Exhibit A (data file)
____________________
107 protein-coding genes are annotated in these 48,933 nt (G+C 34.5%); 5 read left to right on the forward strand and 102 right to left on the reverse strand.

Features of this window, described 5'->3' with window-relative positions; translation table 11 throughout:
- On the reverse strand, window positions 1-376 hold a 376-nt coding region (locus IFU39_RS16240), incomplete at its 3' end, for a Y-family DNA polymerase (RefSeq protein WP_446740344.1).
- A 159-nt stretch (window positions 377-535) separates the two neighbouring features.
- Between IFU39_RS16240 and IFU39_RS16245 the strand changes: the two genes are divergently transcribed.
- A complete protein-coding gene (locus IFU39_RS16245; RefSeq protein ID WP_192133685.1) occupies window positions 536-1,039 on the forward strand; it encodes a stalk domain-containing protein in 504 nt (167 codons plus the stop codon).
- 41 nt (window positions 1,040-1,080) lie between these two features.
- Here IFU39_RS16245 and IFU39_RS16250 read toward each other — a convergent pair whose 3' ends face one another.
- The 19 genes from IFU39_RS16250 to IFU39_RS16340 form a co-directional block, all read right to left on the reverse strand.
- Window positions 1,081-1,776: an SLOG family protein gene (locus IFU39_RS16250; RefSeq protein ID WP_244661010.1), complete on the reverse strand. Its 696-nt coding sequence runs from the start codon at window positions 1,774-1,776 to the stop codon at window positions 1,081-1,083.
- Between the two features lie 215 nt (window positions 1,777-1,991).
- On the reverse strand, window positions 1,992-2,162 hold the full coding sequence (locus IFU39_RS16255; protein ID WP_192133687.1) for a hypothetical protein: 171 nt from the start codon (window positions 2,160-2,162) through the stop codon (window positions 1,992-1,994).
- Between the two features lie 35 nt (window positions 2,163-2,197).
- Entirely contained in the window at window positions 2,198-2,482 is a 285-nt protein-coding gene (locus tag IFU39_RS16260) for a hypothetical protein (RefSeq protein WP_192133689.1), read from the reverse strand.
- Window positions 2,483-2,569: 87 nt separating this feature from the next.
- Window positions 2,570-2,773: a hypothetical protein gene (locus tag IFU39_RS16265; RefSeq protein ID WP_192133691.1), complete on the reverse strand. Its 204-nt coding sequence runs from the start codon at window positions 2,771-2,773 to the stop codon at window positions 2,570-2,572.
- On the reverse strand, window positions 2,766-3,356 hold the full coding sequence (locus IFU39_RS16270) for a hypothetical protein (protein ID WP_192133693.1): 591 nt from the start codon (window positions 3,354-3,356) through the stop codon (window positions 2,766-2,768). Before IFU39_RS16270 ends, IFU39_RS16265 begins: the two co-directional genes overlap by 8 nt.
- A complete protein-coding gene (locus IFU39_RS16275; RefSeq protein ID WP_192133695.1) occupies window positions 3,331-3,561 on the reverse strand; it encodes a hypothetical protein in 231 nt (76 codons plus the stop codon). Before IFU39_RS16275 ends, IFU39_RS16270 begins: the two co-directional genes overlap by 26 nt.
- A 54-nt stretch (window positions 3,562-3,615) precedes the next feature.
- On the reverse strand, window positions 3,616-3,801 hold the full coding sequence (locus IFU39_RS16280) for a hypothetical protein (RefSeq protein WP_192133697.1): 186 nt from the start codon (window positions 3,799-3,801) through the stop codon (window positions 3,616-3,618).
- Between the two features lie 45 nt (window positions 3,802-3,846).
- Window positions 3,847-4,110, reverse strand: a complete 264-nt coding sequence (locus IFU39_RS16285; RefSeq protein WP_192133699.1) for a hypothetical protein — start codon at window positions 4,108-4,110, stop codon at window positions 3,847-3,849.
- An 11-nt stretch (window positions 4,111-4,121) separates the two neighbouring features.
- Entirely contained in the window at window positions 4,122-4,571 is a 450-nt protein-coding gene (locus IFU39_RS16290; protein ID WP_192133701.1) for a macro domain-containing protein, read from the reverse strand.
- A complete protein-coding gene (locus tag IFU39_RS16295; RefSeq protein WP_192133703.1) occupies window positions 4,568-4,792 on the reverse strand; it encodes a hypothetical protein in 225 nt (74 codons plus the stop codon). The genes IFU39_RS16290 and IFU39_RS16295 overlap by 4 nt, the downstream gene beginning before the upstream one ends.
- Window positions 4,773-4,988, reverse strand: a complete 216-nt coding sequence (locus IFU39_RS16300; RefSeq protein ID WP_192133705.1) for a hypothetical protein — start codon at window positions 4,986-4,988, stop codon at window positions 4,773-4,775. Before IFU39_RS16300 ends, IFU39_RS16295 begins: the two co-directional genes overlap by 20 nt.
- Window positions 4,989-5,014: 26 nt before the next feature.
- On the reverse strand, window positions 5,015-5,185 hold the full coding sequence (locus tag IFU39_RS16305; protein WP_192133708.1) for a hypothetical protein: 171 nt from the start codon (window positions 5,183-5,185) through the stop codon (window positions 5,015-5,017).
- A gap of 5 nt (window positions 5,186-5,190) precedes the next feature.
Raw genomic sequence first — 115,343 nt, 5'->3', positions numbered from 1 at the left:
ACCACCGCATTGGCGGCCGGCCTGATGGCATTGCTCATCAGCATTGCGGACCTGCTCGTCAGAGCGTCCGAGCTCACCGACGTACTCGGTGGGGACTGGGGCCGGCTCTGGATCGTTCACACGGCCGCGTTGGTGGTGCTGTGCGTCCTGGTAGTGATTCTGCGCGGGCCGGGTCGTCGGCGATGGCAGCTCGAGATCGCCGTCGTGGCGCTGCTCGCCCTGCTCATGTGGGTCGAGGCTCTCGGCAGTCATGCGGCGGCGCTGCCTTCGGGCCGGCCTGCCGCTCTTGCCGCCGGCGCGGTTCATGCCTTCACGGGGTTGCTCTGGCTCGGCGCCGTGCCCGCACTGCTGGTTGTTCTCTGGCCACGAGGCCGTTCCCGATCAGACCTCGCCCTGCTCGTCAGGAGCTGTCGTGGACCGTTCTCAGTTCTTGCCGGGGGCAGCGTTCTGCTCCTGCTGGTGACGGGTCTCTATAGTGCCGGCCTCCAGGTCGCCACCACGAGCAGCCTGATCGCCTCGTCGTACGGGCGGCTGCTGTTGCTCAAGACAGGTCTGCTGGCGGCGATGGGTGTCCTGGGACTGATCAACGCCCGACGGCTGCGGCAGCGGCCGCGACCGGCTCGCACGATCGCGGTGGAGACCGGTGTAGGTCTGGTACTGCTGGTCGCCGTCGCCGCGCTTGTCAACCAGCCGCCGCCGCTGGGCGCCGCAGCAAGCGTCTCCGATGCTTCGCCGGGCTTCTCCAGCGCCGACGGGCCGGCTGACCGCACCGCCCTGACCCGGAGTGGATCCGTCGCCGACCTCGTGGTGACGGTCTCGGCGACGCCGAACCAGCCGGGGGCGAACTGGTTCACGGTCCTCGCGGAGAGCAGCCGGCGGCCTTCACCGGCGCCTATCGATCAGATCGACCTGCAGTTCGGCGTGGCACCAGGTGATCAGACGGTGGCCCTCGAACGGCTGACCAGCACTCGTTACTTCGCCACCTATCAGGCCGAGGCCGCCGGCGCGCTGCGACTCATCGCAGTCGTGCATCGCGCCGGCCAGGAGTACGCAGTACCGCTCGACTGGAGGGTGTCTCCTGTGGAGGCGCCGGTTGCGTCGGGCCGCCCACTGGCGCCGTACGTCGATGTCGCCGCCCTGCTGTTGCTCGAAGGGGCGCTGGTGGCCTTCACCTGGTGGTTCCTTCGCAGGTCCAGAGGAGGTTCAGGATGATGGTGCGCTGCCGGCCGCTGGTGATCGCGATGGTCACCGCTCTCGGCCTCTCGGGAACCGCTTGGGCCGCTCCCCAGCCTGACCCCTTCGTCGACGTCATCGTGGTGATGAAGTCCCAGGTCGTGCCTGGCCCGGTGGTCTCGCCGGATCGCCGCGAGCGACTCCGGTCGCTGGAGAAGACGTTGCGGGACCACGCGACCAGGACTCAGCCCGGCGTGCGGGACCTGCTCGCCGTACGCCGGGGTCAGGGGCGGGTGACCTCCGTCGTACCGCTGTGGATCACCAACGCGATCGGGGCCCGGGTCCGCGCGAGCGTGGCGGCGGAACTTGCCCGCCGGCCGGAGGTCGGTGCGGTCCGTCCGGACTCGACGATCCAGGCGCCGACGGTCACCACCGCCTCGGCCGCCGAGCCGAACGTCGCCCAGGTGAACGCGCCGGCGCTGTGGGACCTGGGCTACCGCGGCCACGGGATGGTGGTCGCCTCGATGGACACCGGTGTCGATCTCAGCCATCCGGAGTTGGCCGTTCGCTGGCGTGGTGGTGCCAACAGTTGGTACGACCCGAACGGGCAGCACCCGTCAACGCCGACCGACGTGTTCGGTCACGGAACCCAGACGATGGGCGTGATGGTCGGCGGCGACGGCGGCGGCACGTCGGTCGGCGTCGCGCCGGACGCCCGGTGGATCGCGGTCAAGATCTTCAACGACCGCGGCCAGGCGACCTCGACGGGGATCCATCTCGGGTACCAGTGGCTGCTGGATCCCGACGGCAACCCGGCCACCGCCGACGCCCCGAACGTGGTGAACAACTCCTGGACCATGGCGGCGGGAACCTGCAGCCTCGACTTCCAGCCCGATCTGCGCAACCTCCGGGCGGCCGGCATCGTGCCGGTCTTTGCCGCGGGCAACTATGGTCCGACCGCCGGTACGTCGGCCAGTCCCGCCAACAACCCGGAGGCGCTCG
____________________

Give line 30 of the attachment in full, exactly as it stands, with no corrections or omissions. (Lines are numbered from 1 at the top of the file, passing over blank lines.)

Raw genomic sequence first — 115,343 nt, 5'->3', positions numbered from 1 at the left: